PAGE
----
But wait! I read on Wikipedia that it was actually Riggs' evil twin that played that match, so King didn't REALLY beat him.

    GoBlue_1985
    GoBlue_1985

    Using this new program for sports betting that is known as sports`betting=star.  Ive put it to the test, and now Im making $3000 every 30 days using it!

    Johnny10
    Johnny10

    I worked with Dennis Van der Meer (who coached Billie Jean) and heard him tell one of his clinic groups a story about the match. He said Riggs hit a set-up shot to BJ, didn’t cover the obvious response, and then when she hit the winner, said, “Good girl!” BJ was surprised Riggs didn’t cover the shot, and at his response. He then did the exact same thing again a bit later, responding, “Good girl!” when she hit the winner. Dennis basically said, “I’m not saying Bobby threw the match, but they did have an agreement that there would be a re-match no matter who won, and he was livid when Billie Jean reneged on the agreement.”

    ScottHoward
    ScottHoward

    Bobby Riggs was hitting the ball at a 2.5 level.  

    muser
    muser

    The Riggs / King match was a farce. Bobby was an old man who never was relevant playing against one of the best women players ever, in her prime. He hit to the singles court, she hit to the doubles.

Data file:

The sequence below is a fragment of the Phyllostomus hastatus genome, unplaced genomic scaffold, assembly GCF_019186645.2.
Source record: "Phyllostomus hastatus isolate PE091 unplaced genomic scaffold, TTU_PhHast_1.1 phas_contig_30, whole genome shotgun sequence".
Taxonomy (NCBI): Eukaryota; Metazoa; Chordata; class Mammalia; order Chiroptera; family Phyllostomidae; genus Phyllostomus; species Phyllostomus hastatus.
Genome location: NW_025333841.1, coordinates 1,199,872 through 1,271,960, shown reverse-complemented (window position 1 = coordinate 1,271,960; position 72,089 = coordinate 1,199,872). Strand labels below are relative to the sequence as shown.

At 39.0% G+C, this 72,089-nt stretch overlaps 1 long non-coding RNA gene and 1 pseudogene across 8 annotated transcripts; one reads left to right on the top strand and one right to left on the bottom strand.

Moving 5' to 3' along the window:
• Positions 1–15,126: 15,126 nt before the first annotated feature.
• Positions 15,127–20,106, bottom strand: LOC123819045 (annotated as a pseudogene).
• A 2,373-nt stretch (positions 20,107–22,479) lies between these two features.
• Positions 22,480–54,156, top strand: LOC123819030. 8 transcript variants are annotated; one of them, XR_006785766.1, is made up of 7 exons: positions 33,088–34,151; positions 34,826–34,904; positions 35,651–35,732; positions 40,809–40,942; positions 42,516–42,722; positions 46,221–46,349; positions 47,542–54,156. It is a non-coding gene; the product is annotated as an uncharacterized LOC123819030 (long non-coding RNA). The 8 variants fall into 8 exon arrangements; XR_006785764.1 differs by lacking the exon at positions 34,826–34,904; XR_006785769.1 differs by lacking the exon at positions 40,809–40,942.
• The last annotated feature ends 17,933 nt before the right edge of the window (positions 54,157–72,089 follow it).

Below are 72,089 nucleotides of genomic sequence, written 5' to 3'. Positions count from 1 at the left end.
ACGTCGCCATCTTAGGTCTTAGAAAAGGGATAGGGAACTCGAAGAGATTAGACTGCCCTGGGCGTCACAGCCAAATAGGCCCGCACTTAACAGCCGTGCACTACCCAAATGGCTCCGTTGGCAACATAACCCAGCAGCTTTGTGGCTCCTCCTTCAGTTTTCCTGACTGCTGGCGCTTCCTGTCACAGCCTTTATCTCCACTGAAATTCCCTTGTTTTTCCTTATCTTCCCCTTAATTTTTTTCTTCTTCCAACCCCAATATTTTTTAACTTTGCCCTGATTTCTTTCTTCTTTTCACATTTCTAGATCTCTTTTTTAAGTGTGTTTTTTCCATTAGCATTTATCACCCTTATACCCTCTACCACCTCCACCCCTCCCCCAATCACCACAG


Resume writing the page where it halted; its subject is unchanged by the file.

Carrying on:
The last qualifier into the US Open Mens draw would beat Serena 6-0 6-0..

    usable.thought
    usable.thought

    Just clicked through to the Delpo forehand story with the GIF of his running forehand. Great use of graphics + infomation. I felt I should duck as I watched.

    BethannbillyWintour
    BethannbillyWintour

    Once again The Courtney has taken all of her stuff from r/tennis.  Please give credit where credit is due. 

    Tom14
    Tom14

    Interesting story on the Riggs/King match but....I would have to see the full match between Court and Riggs to see if Bobby's game was that much different. Funny how slow and clunky the game looked back then. In the end I think Bobby enjoyed the respect Billie Jean and Rosie Casal gave to Bobby for in the end elevating and promoting the women's game.

    spystud
    spystud

    Very good article on Laura Robson, not just about her injury. 

    usable.thought
    usable.thought

    What's interesting to me about the NYT piece on women's vs. men's serving is not that women don't generate as much heat on a serve - that is obvious - but why this is so. I believe it's not so much lack of muscle, but lack of height. On the men's side, it's obvious that shorter guys like David Ferrer have to work much harder to protect their serve; so my expectation is that women being generally shorter, the same should be true for them. The only wrinkle in my theory is that two of the best servers in the women's game - Serena Williams and Sam Stosur - are both a mere 5'9 (and Stosur is possibly only 5'8"). You'd expect the dominant servers on the WTA to be the tall women such as Kvitova at 6', Azarenka ditto, or Sharapova at 6'2"; but instead those three women have serves of glass, so brittle that they are often broken. It seems a paradox that would render my theory somehow wrong.